Praying for unbelievers: Pray for sight; pray for light.

During each year’s 40 Days of Prayer, we’re asking all of our members to commit to praying daily for at least one person who does not know the Lord. But, like we thought about in last week’s post, it’s easy to pray repetitious prayers without giving much thought to our requests. So this week I wanted to ask specifically, how should we pray for unbelievers?

The answer, it seems to me, is to pray for sight and pray for light. Pray for eyes to see the spiritual reality that exists all around us. Pray for the ability to see with faith what is unseen to our physical eyes. Pray for God to shine light in the darkness, specifically the light of the gospel, and ask God to prevent Satan from blinding the minds of unbelievers, specifically the unbeliever you are praying for by name.

I get all of this from several places throughout Scripture that show us that a primary need for those apart from God is for light and sight. Consider just a few:


An early place, though not the first, that we see this principle that nonbelievers need sight and light is found in one of the more humorous stories in Scripture. In Numbers 22, God uses a talking donkey to open the eyes of a man to spiritual realities around him.

Balaam was a man who had been summoned by the King of Moab to oppose Israel during their wilderness wanderings. Despite God telling him not to oppose God’s people, Balaam accepted a payment from the king of Moab and went, apparently with the intention of disobeying God.

Three times along the way, the angel of the Lord stood in the path, blocking Balaam from going any further, only Balaam didn’t see it. His donkey, however, did. Each time, the donkey turned away from the path to avoid the angel’s flaming sword. Finally, on the third time, the donkey spoke. Read these words from Numbers 22, and pay attention to the final line:

When the donkey saw the angel of the LORD, she lay down under Balaam. And Balaam’s anger was kindled, and he struck the donkey with his staff. Then the LORD opened the mouth of the donkey, and she said to Balaam, “What have I done to you, that you have struck me these three times?” And Balaam said to the donkey, “Because you have made a fool of me. I wish I had a sword in my hand, for then I would kill you.” And the donkey said to Balaam, “Am I not your donkey, on which you have ridden all your life long to this day? Is it my habit to treat you this way?” And he said, “No.”

Then the LORD opened the eyes of Balaam, and he saw the angel of the LORD standing in the way, with his drawn sword in his hand. And he bowed down and fell on his face.

Numbers 22:27–31

“The Lord opened the eyes of Balaam, and he saw.”


The second place in Scripture that comes to mind is later in the history of Israel, in the time of the prophet Elisha. Israel was under constant attack from the king of Syria, but Elisha continually told Israel’s king of the movements of the Syrian army. Frustrated by what was happening, the king of Syria sent his entire army to surround Elisha and capture him (not a smart idea, considering that they knew he was able to see their movements!).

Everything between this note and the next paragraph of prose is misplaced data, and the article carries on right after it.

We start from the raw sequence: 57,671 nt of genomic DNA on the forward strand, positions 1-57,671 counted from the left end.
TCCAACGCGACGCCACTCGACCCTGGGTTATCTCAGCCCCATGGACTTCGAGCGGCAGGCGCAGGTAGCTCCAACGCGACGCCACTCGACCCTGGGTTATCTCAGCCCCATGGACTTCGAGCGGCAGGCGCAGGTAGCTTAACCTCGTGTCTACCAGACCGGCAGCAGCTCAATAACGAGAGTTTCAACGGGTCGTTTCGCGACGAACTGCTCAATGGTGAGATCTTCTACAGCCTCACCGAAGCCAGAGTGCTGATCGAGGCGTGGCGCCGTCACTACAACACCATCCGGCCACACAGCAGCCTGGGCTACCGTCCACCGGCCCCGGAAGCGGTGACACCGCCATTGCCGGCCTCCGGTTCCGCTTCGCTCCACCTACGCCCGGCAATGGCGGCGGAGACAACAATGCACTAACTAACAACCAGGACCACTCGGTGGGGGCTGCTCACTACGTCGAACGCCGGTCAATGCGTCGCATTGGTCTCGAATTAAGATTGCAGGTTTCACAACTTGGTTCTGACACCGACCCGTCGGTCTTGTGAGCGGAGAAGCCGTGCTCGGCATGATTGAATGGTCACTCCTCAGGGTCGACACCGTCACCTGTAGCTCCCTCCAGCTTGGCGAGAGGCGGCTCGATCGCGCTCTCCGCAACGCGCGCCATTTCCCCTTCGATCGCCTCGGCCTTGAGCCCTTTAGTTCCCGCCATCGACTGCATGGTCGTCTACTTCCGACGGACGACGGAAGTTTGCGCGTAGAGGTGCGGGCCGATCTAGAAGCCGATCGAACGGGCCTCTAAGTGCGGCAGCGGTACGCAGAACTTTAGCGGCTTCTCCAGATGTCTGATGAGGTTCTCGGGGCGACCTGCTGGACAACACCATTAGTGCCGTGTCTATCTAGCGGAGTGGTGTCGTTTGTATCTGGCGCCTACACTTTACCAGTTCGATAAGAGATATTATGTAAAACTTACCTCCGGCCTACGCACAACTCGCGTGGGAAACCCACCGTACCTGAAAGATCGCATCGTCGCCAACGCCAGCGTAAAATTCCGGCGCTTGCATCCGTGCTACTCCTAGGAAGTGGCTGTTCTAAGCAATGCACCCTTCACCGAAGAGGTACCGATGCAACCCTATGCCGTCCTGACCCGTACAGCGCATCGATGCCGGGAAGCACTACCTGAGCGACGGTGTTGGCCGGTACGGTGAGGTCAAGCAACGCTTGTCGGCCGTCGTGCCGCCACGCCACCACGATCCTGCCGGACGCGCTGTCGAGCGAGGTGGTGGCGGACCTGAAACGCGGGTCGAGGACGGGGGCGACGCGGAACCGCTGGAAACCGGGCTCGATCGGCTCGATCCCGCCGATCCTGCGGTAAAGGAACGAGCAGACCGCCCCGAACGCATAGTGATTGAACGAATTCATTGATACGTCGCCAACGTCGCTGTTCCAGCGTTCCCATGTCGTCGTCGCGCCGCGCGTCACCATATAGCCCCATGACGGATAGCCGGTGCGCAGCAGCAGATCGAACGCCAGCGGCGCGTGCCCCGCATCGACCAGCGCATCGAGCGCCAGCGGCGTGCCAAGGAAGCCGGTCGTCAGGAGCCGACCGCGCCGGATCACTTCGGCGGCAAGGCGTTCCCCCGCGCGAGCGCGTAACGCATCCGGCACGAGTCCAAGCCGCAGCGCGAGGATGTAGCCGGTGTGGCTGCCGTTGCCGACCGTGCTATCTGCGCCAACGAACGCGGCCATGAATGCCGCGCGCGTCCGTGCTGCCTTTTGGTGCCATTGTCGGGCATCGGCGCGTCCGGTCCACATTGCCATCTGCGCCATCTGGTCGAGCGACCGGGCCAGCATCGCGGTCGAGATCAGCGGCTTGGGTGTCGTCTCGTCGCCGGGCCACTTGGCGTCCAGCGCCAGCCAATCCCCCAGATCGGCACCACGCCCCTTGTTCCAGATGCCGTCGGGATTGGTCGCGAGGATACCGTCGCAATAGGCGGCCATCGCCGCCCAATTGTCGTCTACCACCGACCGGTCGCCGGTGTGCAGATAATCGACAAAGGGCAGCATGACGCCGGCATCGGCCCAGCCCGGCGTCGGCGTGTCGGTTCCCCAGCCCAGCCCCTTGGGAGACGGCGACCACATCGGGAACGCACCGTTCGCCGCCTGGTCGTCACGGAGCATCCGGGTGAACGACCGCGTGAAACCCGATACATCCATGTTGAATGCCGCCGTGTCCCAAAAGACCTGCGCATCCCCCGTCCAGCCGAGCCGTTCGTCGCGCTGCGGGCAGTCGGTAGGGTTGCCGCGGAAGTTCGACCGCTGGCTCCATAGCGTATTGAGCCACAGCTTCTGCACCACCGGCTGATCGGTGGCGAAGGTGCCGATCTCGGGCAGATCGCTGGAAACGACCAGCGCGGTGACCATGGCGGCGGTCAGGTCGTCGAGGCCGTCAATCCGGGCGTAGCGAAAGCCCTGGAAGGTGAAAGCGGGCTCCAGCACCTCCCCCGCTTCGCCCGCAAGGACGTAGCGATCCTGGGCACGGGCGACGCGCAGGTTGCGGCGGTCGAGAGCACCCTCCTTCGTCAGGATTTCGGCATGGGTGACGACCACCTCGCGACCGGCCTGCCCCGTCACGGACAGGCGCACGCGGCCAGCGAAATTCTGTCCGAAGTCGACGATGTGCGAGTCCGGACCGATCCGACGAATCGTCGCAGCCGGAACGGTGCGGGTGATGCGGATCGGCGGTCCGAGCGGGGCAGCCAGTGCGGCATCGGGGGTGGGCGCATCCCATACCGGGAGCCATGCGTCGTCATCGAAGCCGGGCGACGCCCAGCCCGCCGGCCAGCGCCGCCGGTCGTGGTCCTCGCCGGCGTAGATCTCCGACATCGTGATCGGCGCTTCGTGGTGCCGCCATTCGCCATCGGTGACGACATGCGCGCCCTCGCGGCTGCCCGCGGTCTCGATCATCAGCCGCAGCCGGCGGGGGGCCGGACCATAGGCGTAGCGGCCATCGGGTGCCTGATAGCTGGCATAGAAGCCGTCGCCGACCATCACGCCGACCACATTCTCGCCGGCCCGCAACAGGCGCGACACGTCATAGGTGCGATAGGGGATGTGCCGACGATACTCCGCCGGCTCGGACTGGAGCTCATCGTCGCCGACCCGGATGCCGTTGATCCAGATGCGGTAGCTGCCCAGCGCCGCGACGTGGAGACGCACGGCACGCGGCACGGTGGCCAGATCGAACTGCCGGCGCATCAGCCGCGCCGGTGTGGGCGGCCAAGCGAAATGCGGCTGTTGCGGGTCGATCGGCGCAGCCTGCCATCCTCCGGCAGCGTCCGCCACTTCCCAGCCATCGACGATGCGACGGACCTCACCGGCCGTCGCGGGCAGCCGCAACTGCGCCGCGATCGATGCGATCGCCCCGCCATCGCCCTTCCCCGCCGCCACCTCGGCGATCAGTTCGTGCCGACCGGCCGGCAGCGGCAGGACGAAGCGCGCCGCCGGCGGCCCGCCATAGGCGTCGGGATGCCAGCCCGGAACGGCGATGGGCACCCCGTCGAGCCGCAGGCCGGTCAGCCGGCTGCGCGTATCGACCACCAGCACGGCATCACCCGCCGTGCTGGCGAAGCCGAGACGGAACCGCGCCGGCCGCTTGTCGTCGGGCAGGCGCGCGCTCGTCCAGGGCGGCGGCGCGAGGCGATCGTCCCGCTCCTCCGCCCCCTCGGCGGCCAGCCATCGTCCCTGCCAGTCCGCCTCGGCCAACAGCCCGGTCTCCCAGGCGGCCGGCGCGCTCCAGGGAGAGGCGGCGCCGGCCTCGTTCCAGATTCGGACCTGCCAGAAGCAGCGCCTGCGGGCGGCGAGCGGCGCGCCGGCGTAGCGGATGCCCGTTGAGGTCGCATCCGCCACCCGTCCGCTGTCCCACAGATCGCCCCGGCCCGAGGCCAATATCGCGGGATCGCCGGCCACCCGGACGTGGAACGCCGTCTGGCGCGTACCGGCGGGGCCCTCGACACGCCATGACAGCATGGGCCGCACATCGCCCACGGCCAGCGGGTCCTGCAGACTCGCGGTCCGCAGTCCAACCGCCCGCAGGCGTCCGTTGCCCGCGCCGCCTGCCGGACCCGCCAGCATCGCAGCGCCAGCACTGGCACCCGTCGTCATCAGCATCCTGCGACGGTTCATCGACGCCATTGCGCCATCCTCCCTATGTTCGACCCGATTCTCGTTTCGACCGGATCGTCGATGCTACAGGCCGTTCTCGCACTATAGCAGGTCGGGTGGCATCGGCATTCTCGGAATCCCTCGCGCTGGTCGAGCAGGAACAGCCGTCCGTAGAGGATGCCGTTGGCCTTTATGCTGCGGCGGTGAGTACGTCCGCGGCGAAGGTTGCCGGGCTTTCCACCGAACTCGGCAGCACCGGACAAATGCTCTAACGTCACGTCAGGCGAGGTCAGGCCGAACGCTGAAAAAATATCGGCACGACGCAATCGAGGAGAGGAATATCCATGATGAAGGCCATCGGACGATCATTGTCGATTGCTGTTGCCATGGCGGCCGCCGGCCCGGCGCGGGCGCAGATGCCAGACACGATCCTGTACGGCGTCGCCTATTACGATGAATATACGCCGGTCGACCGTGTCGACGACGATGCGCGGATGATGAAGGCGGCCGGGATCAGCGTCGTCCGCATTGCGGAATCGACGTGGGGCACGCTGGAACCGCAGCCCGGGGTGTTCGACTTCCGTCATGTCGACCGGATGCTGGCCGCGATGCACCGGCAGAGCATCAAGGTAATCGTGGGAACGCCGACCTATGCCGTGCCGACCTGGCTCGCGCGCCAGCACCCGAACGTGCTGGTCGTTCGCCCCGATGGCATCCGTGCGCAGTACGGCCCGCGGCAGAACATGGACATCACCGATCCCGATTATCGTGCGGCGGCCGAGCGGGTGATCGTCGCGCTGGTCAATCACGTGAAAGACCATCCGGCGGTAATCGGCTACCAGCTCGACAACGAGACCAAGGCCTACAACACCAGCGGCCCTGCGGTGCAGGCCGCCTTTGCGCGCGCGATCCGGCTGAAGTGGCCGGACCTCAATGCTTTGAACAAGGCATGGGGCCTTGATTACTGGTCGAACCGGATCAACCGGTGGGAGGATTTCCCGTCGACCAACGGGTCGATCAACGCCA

Early in the morning, when Elisha’s servant went out at the start of the day, he saw that their city where they lived had been surrounded overnight by “an army of horses and chariots.” Struck with fear, he returned to Elisha to deliver the devastating news that their capture was imminent.

That in mind, read Elisha’s response:

He said, “Do not be afraid, for those who are with us are more than those who are with them.” Then Elisha prayed and said, “O LORD, please open his eyes that he may see.” So the LORD opened the eyes of the young man, and he saw, and behold, the mountain was full of horses and chariots of fire all around Elisha.

2 Kings 6:16–17

“Lord, please open his eyes that he may see.”


There are many other places in Scripture we could go––Ephesians 6 and the reality of spiritual warfare; Mark 8 and Jesus restoring sight to the blind man at Bethsaida or John 9 and Jesus healing the man who was born blind; the prayer of Psalm 119:18, asking God to open our eyes to the truth of his word––but the final one we’ll consider in this post is from 2 Corinthians 4.

From the previous two stories, we’ve seen that Scripture informs us that there is an unseen spiritual reality all around us. We need to have our eyes opened to the truth. 2 Corinthians 4 tells us plainly that spiritual blindness comes from Satan himself, and that the remedy is the gospel:

… the god of this world has blinded the minds of the unbelievers, to keep them from seeing the light of the gospel of the glory of Christ, who is the image of God. …. For God, who said, “Let light shine out of darkness,” has shone in our hearts to give the light of the knowledge of the glory of God in the face of Jesus Christ.

2 Corinthians 4:4, 6

The god of this world has blinded the minds of unbelievers, but God opens eyes through the light of the gospel.

What should we pray for nonbelievers?

  • We should ask God to prevent Satan from blinding them any longer.
  • We should ask God to shine the light of the gospel into their hearts.
  • We should ask God to show them the glory of Christ, who is the image of God.
  • We should pray that God would send someone to them with the message of the gospel.
  • We should ask God for opportunities for us to be the ones to bring the gospel to them.

Bert Watts has served since December 2016 as the Senior Pastor at Mountain Creek Baptist Church, where he has been on staff since 2012.